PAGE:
Woman whose dog recently passed away shares her touching encounter with Chewy pet store

A pet owner’s heartwarming experience when she tried returning an item to an online pet food store after her dog died has gone viral.

Anna Brose and her husband were in Alaska visiting family last month when Gus, their beloved dog, suddenly died.

Gus was Anna’s best dog. He loved cuddling, hunting squirrels and licking whipped cream from his nose.


Anna was grieving over the loss of her beloved dog so she checked to see if she could return the unopened bag of prescription pet food they purchased from Chewy. The company gave Anna a full refund and suggested that the food be donated to a shelter.

Anna, 28, thought Chewy was done. A few days later, Anna came home to find a package of flowers and a handwritten note on her porch. The flowers didn’t come from a friend or a family member but from Jordan, the Chewy customer service representative she had talked to and who had sent her their written condolences.

Gus the dog nestling his face between his owner's legs

Anna said it “meant a lot” that someone else knew about Gus and cared about his passing.

“I didn’t even say his name, but the person must have gone to my profile and looked at my profile,” Anna said. “They came right back to me and said, ‘I’m so sorry about Gus.’ It was so moving.”

Anna was touched by the kindness of the pet food store and took to Twitter to share her story. People around the globe began to pay tribute and share similar stories with Chewy after the passing of their pets.

In a statement to The Washington Post, Chewy’s director of customer service, Andrew Stein, said:

Gus the dog in their living room

“Customers are at the heart of everything we do at Chewy,” he explained. “Every interaction with a customer is an opportunity to surprise them in a moment of joy or provide empathy in a time of sadness.”

“These acts of lasting companionship, which include sending handwritten Christmas cards, hand-painted portraits of pets and sympathy flowers, are embedded in our culture and allow us to create deeply personal and emotional connections through all heights. and pet’s lows. parent journey,” he added.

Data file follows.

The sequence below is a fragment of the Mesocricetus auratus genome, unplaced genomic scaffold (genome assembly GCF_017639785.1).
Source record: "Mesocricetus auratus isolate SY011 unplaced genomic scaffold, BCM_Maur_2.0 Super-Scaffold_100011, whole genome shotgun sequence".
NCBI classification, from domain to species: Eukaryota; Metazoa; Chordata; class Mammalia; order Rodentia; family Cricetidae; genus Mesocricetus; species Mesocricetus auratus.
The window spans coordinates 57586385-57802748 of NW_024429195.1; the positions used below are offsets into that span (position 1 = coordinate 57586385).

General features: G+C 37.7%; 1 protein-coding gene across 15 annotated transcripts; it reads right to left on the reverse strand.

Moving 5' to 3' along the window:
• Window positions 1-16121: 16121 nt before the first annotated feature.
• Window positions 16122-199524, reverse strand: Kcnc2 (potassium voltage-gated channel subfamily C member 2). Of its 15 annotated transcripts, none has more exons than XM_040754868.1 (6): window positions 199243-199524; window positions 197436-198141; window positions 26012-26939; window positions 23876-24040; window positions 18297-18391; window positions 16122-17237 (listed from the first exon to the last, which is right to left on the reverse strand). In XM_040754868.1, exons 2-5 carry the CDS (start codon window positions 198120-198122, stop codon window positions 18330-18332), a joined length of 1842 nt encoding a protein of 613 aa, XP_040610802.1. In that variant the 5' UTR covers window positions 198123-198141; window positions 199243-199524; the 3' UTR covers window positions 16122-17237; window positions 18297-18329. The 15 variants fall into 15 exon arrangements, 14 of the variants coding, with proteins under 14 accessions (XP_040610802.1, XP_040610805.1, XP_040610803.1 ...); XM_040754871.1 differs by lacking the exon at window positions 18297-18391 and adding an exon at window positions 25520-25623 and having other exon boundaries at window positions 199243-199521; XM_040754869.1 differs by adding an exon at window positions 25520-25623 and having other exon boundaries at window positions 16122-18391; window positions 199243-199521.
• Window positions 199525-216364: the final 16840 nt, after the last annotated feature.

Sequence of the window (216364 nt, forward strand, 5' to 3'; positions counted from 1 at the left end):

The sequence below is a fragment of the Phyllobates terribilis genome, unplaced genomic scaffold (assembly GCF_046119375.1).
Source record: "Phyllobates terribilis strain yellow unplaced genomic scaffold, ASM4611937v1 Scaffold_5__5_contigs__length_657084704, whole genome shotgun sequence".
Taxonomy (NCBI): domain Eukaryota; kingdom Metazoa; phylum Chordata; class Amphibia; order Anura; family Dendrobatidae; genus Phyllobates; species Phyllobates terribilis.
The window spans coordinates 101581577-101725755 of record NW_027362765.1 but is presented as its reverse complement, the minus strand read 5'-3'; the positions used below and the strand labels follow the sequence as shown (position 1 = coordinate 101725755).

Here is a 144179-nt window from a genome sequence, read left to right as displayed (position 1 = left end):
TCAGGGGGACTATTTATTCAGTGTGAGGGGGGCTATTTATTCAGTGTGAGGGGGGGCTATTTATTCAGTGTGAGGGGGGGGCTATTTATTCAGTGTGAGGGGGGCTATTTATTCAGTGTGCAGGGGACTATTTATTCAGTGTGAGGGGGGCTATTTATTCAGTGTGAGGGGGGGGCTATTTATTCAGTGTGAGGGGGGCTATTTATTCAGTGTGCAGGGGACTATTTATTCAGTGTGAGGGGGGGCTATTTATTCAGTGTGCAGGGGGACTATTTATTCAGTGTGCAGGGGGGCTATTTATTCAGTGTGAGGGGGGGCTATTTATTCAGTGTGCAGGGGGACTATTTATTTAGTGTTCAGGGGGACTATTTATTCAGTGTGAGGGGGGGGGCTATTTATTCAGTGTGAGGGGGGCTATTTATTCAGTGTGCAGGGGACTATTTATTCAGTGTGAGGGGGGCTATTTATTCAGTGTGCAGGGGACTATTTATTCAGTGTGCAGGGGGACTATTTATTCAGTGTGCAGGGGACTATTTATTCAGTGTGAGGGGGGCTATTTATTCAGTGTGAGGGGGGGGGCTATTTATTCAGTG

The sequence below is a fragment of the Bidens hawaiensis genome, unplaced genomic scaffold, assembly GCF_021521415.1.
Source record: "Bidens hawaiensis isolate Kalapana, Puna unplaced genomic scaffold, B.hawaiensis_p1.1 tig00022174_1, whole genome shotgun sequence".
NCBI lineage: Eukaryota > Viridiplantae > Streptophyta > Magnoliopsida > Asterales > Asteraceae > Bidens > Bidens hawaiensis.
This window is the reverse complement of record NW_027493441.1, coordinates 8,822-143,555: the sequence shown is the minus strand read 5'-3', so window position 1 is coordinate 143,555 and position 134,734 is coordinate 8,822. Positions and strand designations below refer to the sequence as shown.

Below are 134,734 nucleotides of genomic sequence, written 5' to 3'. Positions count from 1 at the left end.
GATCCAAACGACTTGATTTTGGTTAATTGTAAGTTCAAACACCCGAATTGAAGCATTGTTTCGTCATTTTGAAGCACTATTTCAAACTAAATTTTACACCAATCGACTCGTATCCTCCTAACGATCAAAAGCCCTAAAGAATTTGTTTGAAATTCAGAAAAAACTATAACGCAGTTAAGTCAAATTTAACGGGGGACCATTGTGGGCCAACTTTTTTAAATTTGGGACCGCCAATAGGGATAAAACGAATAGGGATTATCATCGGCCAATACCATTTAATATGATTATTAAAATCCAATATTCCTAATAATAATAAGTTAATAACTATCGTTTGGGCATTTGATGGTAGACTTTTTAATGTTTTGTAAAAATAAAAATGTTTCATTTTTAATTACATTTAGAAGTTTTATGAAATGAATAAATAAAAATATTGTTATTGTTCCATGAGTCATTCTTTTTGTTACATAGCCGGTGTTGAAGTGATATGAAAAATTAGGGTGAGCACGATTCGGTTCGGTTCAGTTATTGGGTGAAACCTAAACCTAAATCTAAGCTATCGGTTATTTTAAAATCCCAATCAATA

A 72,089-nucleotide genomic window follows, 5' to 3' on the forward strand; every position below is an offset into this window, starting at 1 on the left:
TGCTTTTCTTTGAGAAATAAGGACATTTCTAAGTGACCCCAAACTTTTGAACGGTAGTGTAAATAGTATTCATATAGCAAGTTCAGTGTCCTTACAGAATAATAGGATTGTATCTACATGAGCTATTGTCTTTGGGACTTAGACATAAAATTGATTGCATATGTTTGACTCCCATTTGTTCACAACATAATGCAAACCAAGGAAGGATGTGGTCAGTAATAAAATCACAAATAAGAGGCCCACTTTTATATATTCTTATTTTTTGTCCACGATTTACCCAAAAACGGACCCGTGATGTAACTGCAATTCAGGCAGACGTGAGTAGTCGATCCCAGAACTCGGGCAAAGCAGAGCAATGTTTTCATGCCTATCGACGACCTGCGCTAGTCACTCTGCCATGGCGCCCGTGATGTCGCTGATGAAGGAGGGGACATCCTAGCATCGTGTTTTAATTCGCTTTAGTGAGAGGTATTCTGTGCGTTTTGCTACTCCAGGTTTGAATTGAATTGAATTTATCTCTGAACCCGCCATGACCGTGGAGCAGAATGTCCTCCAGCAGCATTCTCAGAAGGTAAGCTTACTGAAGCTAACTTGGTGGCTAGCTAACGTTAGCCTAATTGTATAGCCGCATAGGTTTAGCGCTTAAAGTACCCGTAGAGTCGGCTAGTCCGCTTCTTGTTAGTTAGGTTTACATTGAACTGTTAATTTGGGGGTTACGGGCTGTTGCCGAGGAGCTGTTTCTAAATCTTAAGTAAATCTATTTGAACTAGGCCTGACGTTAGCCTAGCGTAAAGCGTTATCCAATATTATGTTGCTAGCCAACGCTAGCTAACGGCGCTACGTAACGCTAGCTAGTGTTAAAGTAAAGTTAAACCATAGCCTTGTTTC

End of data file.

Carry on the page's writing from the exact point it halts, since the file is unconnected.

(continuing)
Anna and her husband married in 2017, shortly after which Anna met Gus, then three years old, at a shelter near Billings in Montana. Anna said the Chocolate Lab-German Shorthaired Pointer mix was “really nervous and scared.”

“I don’t know what his life was like before, but he kept coming back to us, seeking comfort and safety,” Anna said. “He wanted to be with us. It just felt right.”

Gus and Juniper

Gus’s fear of being outside was gone as soon as they took him for a run, walk, or run in Indiana, Montana and Alaska. He’d be more playful and wrestle with Juniper, the couple’s other dog, at home and the dog park.

“As soon as he was outside, all his fear disappeared,” said Anna, a wildlife ecologist.

Anna and her husband had known that Gus had mysterious health symptoms, but were assured that none were life-threatening. Gus died on the night of May 26th, according to a friend who was caring for him while they were gone.

Anna said Gus was only 7- or 8 years old.

Gus the dog surrounded by greenery

His death was later confirmed by the vet as stomach bloat, also known as gastric dilatation Volvulus (GDV). This serious condition occurs when a dog’s stomach is filled with food, gas, or liquid and then turns clockwise. It can develop quickly and can lead to death if not treated.

It’s unclear what caused Gus’ stomach bloat.

Anna shared her online experience with the pet store and many people responded with photos of Gus or their own pets. Anna shared that the overwhelming support they received from the public has been a huge help in their grief process.

Gus is gone, but Anna has made it through the day without him. Anna and her husband are trying to make ends meet. They have focused on taking care of Juniper, who Anna said is “absolutely lonely and confused” without her dog sibling.

“The kindness Chewy and Twitter have shown since then has kind of restored my faith in humanity,” Anna said. “We still talk about Gus so he doesn’t become the sad thing that disappears from our lives.”

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